A final method of participation, and the most perfect formSo there is clearly much work to do to teach our faithful to “Say or sing together in Latin those parts of the Ordinary of the Mass that pertain to them” (Cf.Sacrosanctum Concilium), and it is an undertaking that needs to be done in cooperation with our Priests, and with their support.

My own particular experience has been that our people are very happy to learn to participate more deeply in the Mass this way, and when taught properly, enter into the Mass with ever greater confidence and joy.

The Primate Is Arrested

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Our Lady of Czestochowa

Continuing the beautiful story of the heroic resistance of the Polish Church to the onslaught of Communism, we chronicle the arrest of the Primate, Stefan Cardinal Wyszynski.

 On the Feast of St.Ladyslaw, patron of Warsaw, the Cardinal offered Mass for his  seminarians early in the morning. The date was Friday, September 25th, 1953. That evening he preached at St. Anne’s Church, and in an act of classic Polish devotion and spirituality, blessed the faithful with the relics of St. Ladyslaw.

 There was tension in the air, though, and the faithful could sense that trouble was coming. As Andrzej Micewski relates in his autobiography, Cardinal Wyszynski, as the Cardinal left the rectory he spoke briefly to the young people, telling them to “Say the Rosary. You know Michelangelo’s  Last Judgement? God’s angel pulls man out of the abyss on a rosary. Say the Rosary for my intention” (Micewski, p.131)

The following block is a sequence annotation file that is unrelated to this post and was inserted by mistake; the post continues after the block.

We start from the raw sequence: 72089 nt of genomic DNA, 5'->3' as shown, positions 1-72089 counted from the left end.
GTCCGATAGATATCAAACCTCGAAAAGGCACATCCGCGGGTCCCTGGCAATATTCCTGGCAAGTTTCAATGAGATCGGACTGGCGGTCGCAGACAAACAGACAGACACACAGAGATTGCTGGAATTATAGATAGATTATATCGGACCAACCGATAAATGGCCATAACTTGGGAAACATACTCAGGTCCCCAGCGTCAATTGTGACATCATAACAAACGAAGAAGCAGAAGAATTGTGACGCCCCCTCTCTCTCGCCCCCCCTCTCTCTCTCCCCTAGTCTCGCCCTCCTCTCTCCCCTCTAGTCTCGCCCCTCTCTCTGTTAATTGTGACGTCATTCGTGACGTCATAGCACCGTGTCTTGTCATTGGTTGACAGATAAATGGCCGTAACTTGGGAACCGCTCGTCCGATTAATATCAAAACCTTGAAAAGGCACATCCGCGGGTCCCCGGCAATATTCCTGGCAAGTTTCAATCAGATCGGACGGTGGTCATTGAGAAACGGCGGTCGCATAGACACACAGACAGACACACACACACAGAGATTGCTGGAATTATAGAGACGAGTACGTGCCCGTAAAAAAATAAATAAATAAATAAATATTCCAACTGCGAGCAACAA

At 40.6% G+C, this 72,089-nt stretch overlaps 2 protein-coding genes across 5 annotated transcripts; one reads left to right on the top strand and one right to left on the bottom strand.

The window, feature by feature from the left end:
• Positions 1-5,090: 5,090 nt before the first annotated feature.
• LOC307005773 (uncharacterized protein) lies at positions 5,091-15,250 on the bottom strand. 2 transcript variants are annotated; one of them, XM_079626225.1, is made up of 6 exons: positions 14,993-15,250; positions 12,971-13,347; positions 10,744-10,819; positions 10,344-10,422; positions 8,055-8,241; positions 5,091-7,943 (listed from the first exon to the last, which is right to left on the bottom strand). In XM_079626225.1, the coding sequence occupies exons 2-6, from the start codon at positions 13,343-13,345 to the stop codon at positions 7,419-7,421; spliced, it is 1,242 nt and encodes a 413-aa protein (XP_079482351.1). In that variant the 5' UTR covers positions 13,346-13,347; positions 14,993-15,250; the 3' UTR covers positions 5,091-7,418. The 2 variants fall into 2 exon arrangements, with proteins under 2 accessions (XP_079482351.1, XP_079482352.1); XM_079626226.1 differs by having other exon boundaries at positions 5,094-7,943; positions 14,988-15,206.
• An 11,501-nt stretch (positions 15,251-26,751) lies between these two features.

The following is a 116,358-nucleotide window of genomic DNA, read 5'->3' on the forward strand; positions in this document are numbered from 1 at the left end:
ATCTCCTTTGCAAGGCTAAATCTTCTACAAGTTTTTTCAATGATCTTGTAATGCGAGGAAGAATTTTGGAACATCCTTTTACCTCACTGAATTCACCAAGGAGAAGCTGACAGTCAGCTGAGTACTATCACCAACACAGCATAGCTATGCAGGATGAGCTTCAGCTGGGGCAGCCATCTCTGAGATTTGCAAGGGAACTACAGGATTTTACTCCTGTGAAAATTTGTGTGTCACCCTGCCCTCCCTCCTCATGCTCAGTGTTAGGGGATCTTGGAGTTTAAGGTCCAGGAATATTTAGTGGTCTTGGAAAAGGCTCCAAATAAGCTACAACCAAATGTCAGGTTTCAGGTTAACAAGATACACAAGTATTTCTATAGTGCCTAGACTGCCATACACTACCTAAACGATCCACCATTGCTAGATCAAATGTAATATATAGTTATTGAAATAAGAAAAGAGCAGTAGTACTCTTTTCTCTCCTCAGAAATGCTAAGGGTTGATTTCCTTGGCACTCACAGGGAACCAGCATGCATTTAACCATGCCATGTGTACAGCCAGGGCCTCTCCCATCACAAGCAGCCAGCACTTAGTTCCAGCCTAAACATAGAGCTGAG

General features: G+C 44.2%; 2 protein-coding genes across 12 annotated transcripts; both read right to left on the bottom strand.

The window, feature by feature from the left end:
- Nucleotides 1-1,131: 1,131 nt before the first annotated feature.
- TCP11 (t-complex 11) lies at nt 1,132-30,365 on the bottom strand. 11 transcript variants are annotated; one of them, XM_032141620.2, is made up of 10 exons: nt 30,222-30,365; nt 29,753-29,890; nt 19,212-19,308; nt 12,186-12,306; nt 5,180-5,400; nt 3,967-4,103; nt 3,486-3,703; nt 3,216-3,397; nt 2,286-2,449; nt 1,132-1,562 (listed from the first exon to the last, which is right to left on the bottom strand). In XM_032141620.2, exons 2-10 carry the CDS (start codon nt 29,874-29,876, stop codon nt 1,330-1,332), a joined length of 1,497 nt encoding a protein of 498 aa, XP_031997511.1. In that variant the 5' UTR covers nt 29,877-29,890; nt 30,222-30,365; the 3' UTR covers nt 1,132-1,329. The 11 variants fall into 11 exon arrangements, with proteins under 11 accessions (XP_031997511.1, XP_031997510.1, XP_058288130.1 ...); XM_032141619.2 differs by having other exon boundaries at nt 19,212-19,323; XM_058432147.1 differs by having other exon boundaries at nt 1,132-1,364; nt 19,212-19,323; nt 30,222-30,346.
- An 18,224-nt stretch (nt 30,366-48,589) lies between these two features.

He would not have to wait long for the Communists to come for his arrest, for just after he arrived home to the archiepiscopal residence on Miodawa Street and had turned out the lights for the evening, there was a banging at the door.  The Communist plainclothes police had come for Stefan Wyszynski, and in accordance with the plan of the authorities he was to be immediately removed from Warsaw.

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Stefan Cardinal Wyszynski

There are two aspects of this event that give us a deep insight into both the exemplary moral character of the Cardinal, and into his deep and indomitable faith.